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Kemoeatu Aims to Become Redskins' First Nose Tackle


Maake Kemoeatu is breaking new ground in Washington.

Okay, cue the jokes.

Kemoeatu is listed at 6-5 and 345 pounds – he's going to break ground every time he takes a step!

[Gallery laughter.]

Even head coach Mike Shanahan couldn't resist teasing Kemoeatu on Wednesday after practice at Redskins Park.

"If you look at his helmet – I have never seen a helmet that big before," Shanahan joked. "His helmet size is size 13. I think the biggest I've seen was 8½. So that gives you a little bit of an idea how big he is."

Okay, let's get serious.

Kemoeatu comes to Washington as a "prototypical nose tackle," Shanahan said.

And that's what could be so ground-breaking about Kemoeatu.

For at least the last 40 years, the Redskins have deployed a 4-3 front as a base defense.

In 2010, it appears increasingly likely that coaches are going to use a 3-4 base defense.

That could make Kemoeatu, who signed with the Redskins on March 10, the first nose tackle in Redskins history.

First Kemoeatu must return from rehabbing a torn Achilles injury. He suffered the injury in preseason last year when he was with the Carolina Panthers.

"Rehab is going well," Kemoeatu said. "I think I'm at about 90 percent [healthy] right now. We're getting to the point where I'm rehabbing the last 10 percent. I should be ready for [June 16-18] mini-camp. My strength is coming on slowly."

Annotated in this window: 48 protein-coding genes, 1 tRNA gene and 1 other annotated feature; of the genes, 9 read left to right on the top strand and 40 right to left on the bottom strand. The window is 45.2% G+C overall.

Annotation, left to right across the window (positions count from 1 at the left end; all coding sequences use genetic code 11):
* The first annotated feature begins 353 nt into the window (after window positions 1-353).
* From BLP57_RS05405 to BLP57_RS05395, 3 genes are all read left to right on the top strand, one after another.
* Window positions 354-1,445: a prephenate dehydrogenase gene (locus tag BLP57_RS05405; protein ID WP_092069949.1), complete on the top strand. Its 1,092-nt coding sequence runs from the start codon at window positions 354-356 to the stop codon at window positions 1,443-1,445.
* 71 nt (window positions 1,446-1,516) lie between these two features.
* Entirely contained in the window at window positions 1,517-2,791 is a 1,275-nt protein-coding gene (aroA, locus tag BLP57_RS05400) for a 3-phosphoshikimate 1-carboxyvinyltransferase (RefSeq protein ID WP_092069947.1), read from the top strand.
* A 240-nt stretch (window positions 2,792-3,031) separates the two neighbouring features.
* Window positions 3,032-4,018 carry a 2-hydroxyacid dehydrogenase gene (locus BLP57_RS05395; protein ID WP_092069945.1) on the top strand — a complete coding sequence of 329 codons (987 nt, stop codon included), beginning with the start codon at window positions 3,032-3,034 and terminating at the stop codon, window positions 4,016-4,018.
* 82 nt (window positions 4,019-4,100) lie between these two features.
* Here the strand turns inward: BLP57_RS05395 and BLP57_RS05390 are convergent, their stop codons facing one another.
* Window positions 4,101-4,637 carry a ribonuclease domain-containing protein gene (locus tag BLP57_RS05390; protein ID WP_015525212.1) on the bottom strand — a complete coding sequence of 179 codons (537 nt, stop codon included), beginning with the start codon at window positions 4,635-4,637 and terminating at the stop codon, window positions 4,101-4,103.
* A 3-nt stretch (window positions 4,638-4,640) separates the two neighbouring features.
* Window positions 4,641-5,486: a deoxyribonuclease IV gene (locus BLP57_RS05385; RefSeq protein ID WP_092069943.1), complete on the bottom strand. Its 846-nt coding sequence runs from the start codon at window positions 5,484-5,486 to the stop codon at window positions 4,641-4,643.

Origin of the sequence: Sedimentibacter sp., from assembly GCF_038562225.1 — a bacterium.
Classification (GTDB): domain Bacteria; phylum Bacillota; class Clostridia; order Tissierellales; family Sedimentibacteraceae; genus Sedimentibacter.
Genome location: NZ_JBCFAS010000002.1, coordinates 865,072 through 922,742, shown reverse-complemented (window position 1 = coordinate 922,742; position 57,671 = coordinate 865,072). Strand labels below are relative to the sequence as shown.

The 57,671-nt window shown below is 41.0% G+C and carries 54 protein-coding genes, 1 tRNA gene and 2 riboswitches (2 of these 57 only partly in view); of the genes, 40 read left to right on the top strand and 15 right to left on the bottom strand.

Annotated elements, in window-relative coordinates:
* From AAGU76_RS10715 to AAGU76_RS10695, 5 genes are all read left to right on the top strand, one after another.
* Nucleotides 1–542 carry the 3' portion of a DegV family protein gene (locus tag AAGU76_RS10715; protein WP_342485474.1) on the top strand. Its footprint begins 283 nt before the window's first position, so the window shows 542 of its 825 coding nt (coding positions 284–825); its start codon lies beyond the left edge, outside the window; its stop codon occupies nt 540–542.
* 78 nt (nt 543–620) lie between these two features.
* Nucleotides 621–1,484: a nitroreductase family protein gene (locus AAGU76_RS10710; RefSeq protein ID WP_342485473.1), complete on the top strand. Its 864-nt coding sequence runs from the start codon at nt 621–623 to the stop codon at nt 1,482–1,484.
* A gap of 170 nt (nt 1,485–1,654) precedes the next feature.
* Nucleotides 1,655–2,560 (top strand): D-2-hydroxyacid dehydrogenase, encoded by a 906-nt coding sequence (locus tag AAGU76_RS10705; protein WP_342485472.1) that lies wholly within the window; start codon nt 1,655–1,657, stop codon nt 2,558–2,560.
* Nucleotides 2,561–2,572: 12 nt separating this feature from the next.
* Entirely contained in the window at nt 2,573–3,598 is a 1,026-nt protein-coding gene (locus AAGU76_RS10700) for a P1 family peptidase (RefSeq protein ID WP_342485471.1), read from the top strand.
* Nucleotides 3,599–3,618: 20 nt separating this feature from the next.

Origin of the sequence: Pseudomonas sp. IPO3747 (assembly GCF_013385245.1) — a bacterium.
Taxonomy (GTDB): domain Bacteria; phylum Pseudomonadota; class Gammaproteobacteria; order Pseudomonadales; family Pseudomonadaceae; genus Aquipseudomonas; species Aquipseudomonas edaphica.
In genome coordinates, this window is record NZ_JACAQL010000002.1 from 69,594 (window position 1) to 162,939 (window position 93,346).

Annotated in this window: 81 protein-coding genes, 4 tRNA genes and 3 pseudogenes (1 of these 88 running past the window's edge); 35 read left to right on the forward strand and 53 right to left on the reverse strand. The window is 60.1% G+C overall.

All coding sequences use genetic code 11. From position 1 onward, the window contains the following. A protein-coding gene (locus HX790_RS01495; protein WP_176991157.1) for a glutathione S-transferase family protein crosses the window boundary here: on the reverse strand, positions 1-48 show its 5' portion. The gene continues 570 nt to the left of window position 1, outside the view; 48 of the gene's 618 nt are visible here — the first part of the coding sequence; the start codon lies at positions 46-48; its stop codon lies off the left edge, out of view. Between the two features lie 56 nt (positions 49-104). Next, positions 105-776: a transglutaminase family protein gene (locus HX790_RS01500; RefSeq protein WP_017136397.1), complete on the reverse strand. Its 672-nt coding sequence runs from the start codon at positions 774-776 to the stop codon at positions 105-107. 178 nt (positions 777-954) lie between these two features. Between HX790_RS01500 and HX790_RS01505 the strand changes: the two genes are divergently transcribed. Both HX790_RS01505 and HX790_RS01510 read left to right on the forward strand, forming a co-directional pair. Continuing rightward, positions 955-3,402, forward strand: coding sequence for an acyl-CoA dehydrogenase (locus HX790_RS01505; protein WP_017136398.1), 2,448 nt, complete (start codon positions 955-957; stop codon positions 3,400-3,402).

Many of the Redskins' defensive linemen have been asked to gain weight this offseason, but Kemoeatu has been asked to drop a few pounds.

That's going to be a key for Kemoeatu, who plays a physically challenging position.

Imagine going up against two 300-pound offensive linemen every play.

"Pretty much my job is to take on blocks and make sure the linebackers – like London Fletcher and those guys – are able to flow to the ball," he said. "Any runs up the middle, obviously I need to stuff the middle and make the tackle."

Kemoeatu said he is "most comfortable" playing in a 3-4 base defense.


"I'm pretty much built to play nose tackle," he said. "My body type is I'm a big fat guy. That's where I feel most comfortable – in a 3-4. I can play 4-3, but my mentality is 3-4."

Kemoeatu entered the NFL as an undrafted rookie free agent with the Baltimore Ravens in 2002 (where he was a teammate of current Redskins center Casey Rabach).

Kemoeatu spent four years playing in Baltimore's 3-4 scheme and then signed with the Panthers, where he played in a 4-3.

"When I went to Carolina, they couldn't get me out of that 3-4 mentality, so they just put me in the middle of their 4-3 and kept me there," he said.

For his career, Kemoeatu has started 61-of-107 games and recorded 291 tackles (183 solo), four sacks, one forced fumble and one fumble recovery.

Kemoeatu is eager to get back on the football field after a year rehabbing his Achilles injury.

He is expected to compete with free agent pickups Howard Green and Anthony Bryant to be the primary nose tackle on defense.

"The team has brought in a lot of tackles and I know there's always going to be a Plan B," Kemoeatu said. "I'm sure the team has a Plan A, B, C and D, and if A doesn't work out, they'll go to Plan B. Hopefully Plan A works out first."

He added: "I have a lot to prove to the fans that I can still perform and help the team, and I also have a lot to prove to my teammates that I can help them even though I was injured when I signed here. I want to give back 100 percent to help the team win."

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